Now the holiday weekend is ahead. Brent's off doing things today, so I'm going to do some woodturning. Tomorrow is dinner with Dad and Dannye. Sunday is fireworks at my sister's place in Jefferson County. Monday is a low key 4th of July with some rooftop fireworks watching.

Flooding

Jun. 21st, 2011 04:52 pm
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More from the flooding up north. This is Corning, a tiny town about 9 miles from the house I grew up in. We picked up kids there on my school bus route. Brent and I visited a church there to see the pipe organ on one of our visits home.

http://a5.sphotos.ak.fbcdn.net/hphotos-ak-ash4/261479_10150338545051124_190404836123_10098360_4286759_n.jpg

There's not much above water there right now.
zinniz: (Default)
I won't be traveling to Minnesota again for a few more weeks, so that's nice. I've been doing pretty good lately with coming up with weekly meal plans and eating at home rather than going out. We've had some delicious stuff. I made chicken speidini one night, and a marinated/grilled flank steak another night. I haven't figured out this week's meals yet though.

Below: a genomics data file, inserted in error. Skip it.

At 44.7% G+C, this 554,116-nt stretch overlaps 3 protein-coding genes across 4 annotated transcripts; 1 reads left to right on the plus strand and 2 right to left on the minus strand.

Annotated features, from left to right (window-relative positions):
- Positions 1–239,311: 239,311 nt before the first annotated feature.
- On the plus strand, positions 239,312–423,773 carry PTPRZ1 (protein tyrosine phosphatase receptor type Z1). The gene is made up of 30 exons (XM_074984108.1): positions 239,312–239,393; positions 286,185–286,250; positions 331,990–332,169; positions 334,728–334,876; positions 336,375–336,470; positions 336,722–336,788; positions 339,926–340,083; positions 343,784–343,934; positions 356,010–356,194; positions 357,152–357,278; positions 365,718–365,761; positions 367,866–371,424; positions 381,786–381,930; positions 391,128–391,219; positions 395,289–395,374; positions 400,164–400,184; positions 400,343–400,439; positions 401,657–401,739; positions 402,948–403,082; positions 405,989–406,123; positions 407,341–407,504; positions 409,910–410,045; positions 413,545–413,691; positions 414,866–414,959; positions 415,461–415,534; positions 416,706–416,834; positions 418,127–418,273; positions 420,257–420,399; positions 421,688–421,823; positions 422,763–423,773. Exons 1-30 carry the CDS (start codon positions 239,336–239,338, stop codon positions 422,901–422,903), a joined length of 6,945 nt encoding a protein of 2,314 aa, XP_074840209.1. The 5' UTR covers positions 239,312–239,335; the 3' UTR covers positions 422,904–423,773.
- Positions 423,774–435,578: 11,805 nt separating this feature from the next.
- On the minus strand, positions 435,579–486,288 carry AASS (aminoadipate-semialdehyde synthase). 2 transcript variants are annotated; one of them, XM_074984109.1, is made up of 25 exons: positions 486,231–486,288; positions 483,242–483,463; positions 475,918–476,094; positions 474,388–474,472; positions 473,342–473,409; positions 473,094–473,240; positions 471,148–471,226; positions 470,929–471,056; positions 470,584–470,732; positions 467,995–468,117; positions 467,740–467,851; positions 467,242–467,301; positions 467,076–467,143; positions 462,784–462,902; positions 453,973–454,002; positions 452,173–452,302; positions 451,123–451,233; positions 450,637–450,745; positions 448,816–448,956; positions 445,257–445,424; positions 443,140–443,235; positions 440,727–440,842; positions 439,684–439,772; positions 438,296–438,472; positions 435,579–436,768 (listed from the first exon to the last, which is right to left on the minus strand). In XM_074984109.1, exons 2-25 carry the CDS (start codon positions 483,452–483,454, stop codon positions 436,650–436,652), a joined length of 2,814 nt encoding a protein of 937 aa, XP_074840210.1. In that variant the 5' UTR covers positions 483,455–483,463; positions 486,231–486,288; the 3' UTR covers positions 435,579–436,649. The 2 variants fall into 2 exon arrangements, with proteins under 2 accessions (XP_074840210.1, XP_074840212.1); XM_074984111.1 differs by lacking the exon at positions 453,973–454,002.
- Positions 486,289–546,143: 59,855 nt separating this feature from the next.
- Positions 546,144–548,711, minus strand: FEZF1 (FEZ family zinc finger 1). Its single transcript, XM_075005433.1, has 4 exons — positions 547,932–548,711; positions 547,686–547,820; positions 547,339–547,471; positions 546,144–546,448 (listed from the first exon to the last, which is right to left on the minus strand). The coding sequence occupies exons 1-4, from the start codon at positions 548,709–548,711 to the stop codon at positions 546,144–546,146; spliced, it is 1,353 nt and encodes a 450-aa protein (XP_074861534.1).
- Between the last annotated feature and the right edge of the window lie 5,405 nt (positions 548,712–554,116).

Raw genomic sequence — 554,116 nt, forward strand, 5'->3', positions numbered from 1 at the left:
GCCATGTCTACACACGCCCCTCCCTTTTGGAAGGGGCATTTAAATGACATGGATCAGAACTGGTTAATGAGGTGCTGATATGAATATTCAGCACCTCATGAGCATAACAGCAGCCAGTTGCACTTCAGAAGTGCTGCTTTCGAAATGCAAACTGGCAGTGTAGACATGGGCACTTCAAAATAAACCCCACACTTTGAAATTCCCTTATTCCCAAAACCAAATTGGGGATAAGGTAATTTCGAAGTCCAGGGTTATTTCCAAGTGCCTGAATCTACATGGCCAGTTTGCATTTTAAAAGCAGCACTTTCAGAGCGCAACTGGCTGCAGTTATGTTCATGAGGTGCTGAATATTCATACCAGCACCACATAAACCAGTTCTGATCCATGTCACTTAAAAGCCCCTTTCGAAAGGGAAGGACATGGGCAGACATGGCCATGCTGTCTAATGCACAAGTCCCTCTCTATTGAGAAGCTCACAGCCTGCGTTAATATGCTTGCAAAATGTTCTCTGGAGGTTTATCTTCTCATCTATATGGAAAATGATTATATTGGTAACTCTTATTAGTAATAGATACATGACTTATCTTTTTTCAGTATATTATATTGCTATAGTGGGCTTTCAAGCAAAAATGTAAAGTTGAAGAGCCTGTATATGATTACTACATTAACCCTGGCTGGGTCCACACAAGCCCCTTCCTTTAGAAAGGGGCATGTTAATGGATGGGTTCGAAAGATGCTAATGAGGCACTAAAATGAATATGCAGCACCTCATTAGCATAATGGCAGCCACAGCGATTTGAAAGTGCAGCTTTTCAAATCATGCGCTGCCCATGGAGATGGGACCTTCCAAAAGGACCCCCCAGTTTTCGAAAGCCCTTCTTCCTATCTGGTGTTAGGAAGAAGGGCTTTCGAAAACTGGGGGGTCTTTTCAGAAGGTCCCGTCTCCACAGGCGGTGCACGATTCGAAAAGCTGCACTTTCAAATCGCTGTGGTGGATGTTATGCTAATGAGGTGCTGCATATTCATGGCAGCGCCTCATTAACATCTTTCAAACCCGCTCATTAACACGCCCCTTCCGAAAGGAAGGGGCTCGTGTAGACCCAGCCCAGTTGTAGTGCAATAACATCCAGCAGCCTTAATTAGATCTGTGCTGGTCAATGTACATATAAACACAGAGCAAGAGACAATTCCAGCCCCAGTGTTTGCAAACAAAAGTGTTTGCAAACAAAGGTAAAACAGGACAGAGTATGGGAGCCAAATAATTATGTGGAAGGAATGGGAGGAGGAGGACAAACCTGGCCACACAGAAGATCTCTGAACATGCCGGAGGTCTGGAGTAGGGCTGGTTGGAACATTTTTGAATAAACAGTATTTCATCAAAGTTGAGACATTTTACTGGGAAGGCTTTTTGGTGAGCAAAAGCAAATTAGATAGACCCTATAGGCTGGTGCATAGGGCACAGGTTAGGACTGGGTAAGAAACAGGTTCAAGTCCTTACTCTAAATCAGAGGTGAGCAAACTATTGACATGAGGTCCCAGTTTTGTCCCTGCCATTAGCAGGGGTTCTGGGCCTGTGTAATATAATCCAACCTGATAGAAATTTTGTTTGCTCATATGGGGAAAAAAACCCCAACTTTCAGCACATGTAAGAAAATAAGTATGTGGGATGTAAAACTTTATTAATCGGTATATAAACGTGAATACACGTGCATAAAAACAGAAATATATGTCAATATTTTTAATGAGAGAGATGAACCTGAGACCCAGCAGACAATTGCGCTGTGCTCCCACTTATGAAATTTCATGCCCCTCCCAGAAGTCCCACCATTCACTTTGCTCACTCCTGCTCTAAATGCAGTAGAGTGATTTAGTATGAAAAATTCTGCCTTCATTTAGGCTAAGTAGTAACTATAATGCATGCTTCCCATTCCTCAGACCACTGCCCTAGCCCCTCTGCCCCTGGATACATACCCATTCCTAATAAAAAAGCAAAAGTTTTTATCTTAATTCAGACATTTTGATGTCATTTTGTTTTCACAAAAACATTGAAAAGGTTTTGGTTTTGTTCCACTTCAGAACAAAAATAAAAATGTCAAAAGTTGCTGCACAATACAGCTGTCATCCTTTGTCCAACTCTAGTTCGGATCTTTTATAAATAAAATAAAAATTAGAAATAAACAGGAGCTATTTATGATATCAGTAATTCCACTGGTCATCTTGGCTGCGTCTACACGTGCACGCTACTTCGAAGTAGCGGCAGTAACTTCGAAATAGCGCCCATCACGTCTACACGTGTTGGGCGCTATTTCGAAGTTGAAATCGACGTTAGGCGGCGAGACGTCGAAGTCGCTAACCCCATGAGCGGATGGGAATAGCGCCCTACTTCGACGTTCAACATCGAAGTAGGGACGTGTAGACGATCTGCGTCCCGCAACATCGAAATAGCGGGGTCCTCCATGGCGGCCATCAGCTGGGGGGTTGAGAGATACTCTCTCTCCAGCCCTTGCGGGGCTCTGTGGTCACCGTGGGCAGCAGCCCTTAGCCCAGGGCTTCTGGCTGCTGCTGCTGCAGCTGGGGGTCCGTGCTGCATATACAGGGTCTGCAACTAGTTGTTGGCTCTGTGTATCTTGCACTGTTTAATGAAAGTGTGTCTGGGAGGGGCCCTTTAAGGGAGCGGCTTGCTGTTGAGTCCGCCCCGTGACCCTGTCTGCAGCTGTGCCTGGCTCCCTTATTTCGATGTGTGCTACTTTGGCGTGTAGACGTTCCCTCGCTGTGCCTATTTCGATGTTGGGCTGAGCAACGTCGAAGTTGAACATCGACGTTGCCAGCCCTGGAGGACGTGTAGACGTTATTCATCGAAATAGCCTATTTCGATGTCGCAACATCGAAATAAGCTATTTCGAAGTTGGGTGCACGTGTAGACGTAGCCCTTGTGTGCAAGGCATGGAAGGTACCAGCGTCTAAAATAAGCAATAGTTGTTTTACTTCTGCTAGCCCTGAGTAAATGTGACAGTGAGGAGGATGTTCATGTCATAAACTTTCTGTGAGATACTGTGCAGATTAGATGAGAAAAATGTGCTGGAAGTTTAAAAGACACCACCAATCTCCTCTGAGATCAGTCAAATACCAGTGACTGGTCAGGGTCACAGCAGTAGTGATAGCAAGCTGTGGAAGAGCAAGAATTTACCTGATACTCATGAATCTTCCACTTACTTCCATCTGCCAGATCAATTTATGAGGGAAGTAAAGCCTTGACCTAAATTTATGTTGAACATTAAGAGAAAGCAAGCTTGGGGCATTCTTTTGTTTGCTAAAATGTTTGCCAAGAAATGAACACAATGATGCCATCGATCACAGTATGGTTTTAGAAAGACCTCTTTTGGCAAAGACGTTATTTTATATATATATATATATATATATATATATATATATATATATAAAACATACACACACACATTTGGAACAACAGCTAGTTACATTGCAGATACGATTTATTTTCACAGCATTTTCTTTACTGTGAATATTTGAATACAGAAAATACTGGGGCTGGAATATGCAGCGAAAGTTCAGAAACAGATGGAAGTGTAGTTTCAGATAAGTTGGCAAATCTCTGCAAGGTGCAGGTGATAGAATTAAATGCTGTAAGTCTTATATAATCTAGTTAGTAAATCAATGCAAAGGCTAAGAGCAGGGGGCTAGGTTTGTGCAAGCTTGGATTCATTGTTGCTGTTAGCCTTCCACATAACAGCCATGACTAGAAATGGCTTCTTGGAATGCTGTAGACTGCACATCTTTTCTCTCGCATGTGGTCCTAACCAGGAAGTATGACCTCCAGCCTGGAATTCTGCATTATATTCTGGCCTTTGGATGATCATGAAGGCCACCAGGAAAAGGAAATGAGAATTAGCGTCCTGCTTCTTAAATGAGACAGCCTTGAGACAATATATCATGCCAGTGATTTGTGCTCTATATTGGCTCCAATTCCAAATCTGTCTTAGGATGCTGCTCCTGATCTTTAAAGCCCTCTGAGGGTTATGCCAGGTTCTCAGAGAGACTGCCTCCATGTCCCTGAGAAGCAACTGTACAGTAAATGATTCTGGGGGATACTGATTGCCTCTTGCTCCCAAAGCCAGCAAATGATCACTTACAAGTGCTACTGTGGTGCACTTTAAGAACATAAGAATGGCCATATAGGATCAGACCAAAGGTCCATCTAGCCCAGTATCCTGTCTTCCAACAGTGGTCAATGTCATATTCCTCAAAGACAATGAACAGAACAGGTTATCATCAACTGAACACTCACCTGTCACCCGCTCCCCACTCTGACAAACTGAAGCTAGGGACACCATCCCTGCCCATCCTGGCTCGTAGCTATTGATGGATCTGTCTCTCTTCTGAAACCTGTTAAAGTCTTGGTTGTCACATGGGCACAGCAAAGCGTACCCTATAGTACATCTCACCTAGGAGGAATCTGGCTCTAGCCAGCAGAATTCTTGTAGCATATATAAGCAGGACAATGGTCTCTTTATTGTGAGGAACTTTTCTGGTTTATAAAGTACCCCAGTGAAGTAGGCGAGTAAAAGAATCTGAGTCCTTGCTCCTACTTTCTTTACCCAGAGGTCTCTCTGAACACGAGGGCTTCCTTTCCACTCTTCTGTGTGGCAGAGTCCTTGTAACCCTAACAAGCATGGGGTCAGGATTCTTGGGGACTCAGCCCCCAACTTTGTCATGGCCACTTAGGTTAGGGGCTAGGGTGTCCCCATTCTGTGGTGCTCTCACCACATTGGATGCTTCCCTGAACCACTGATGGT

I watched a shameful number of "extreme couponing" episodes last week. First off, those people are completely crazy. Second, it has inspired me to clip a few coupons and pay attention to what's on sale a little more. We'll see how long this inspiration lasts. I can, however, guarantee that there will be no food stockpile here. Good for my sanity, bad for the zombie apocalypse.

Flooding is getting pretty bad up in Atchison County. Fairfax is up away from the river, but a lot of people live or farm closer to the river. The town that we'd exit at from the interstate is evacuating tomorrow: http://stjoechannel.com/fulltext-news/?nxd_id=207537 My cousin posted some video of a road near her house washing out. It sounds like some pretty rough times up there. At least at this time, the Tarkio river isn't flooding, so Fairfax itself should be just fine, including the water supply there.